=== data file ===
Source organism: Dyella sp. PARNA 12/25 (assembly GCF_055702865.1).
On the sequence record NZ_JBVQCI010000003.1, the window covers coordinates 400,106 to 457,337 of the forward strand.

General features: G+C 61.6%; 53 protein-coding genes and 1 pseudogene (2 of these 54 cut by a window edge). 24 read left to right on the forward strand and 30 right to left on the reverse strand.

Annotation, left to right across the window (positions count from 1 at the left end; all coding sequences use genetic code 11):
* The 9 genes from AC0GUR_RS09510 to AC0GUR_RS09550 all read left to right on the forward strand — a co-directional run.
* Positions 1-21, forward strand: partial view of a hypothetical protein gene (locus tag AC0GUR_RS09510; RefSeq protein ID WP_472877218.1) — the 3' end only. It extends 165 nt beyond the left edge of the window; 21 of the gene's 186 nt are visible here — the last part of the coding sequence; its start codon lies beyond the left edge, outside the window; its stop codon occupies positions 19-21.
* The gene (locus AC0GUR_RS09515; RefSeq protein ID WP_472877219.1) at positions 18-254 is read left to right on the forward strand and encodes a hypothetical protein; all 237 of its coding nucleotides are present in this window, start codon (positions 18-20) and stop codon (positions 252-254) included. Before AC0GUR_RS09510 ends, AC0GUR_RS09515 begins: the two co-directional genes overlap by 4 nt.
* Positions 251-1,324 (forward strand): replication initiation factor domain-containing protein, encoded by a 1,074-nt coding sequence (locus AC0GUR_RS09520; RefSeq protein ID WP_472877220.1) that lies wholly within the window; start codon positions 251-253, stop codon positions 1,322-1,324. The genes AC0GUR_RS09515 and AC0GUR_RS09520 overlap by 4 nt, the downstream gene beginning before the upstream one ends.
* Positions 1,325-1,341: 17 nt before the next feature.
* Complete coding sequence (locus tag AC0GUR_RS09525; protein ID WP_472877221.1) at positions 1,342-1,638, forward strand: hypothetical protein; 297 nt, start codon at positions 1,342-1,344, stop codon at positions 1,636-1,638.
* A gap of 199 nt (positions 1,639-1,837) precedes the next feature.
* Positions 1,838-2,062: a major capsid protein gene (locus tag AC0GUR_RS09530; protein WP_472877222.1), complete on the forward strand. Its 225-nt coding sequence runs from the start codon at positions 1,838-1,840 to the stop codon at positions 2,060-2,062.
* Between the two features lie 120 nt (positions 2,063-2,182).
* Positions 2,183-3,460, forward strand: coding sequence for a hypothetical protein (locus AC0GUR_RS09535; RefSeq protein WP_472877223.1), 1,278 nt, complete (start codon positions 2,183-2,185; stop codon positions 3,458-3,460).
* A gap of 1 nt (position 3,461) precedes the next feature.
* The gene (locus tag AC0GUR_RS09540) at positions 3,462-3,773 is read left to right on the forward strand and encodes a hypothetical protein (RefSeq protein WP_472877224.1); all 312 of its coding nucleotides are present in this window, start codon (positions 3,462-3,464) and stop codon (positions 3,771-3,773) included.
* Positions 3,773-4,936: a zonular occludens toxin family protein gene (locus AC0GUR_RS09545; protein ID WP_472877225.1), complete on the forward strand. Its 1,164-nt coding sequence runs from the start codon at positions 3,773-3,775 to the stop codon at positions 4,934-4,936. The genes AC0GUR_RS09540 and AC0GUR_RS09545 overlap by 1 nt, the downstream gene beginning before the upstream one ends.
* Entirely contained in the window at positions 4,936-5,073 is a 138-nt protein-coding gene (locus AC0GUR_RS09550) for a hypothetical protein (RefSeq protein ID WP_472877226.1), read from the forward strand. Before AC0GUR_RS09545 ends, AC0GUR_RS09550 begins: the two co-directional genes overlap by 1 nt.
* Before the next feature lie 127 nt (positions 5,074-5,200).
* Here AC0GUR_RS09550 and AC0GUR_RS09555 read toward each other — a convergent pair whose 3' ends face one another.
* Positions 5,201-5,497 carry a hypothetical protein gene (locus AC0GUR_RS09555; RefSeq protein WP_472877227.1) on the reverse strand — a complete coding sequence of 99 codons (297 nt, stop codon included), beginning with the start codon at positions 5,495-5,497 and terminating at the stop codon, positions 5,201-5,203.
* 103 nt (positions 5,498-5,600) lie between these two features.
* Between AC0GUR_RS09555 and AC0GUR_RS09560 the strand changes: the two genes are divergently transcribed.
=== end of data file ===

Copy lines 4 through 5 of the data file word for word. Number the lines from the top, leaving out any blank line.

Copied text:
Annotation, left to right across the window (positions count from 1 at the left end; all coding sequences use genetic code 11):
* The 9 genes from AC0GUR_RS09510 to AC0GUR_RS09550 all read left to right on the forward strand — a co-directional run.